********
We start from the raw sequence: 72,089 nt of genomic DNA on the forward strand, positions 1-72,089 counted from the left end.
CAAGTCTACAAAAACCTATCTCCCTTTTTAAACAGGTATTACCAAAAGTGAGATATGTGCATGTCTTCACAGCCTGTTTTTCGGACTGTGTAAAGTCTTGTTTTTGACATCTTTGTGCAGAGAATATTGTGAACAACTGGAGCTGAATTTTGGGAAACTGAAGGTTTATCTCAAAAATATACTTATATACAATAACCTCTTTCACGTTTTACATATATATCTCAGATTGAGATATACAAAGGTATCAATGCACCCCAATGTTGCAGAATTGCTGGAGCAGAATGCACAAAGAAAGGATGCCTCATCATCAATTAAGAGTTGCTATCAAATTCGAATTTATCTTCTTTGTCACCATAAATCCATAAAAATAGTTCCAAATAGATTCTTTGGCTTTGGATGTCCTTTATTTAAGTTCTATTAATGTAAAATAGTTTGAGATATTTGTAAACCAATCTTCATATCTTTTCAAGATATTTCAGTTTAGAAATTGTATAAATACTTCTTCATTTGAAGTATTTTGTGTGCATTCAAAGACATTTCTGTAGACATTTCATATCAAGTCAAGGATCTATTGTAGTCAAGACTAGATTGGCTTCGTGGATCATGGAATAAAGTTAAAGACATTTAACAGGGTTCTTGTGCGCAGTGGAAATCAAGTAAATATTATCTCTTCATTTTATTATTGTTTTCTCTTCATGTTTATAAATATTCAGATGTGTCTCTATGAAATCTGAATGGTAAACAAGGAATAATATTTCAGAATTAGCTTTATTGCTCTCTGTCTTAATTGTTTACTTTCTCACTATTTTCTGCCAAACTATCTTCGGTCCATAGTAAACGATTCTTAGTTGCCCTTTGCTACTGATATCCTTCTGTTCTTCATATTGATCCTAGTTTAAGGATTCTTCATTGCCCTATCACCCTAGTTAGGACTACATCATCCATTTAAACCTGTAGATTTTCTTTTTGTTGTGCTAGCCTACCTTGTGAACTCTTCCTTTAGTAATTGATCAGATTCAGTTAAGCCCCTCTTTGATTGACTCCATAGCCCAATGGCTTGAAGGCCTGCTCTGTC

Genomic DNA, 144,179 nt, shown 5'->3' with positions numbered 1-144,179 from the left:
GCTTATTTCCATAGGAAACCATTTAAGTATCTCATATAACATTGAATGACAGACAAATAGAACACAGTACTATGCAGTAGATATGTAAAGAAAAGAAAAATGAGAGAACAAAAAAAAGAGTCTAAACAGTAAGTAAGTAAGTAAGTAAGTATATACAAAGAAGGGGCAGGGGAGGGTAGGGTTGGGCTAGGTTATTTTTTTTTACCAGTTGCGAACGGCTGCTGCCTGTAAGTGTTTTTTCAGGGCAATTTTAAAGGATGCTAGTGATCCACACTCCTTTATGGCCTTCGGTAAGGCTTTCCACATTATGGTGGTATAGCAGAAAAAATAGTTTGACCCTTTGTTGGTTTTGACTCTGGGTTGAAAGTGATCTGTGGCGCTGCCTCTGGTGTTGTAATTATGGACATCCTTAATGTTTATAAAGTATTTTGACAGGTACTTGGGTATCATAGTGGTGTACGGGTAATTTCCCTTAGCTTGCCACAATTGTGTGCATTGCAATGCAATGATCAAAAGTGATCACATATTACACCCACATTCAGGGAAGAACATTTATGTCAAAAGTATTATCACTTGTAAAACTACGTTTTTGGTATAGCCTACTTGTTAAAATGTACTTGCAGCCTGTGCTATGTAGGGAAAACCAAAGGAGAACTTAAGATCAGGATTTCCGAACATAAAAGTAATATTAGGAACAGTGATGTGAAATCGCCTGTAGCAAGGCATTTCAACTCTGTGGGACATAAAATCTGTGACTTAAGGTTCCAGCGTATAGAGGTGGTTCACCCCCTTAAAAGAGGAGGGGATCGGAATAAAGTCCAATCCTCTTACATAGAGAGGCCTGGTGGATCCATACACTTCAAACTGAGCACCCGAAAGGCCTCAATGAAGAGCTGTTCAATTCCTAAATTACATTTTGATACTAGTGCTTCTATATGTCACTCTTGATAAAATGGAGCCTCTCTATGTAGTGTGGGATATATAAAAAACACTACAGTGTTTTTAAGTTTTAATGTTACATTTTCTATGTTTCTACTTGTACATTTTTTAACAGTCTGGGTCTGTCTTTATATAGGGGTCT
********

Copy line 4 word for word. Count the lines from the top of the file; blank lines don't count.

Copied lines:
GCTTATTTCCATAGGAAACCATTTAAGTATCTCATATAACATTGAATGACAGACAAATAGAACACAGTACTATGCAGTAGATATGTAAAGAAAAGAAAAATGAGAGAACAAAAAAAAGAGTCTAAACAGTAAGTAAGTAAGTAAGTAAGTATATACAAAGAAGGGGCAGGGGAGGGTAGGGTTGGGCTAGGTTATTTTTTTTTACCAGTTGCGAACGGCTGCTGCCTGTAAGTGTTTTTTCAGGGCAATTTTAAAGGATGCTAGTGATCCACACTCCTTTATGGCCTTCGGTAAGGCTTTCCACATTATGGTGGTATAGCAGAAAAAATAGTTTGACCCTTTGTTGGTTTTGACTCTGGGTTGAAAGTGATCTGTGGCGCTGCCTCTGGTGTTGTAATTATGGACATCCTTAATGTTTATAAAGTATTTTGACAGGTACTTGGGTATCATAGTGGTGTACGGGTAATTTCCCTTAGCTTGCCACAATTGTGTGCATTGCAATGCAATGATCAAAAGTGATCACATATTACACCCACATTCAGGGAAGAACATTTATGTCAAAAGTATTATCACTTGTAAAACTACGTTTTTGGTATAGCCTACTTGTTAAAATGTACTTGCAGCCTGTGCTATGTAGGGAAAACCAAAGGAGAACTTAAGATCAGGATTTCCGAACATAAAAGTAATATTAGGAACAGTGATGTGAAATCGCCTGTAGCAAGGCATTTCAACTCTGTGGGACATAAAATCTGTGACTTAAGGTTCCAGCGTATAGAGGTGGTTCACCCCCTTAAAAGAGGAGGGGATCGGAATAAAGTCCAATCCTCTTACATAGAGAGGCCTGGTGGATCCATACACTTCAAACTGAGCACCCGAAAGGCCTCAATGAAGAGCTGTTCAATTCCTAAATTACATTTTGATACTAGTGCTTCTATATGTCACTCTTGATAAAATGGAGCCTCTCTATGTAGTGTGGGATATATAAAAAACACTACAGTGTTTTTAAGTTTTAATGTTACATTTTCTATGTTTCTACTTGTACATTTTTTAACAGTCTGGGTCTGTCTTTATATAGGGGTCT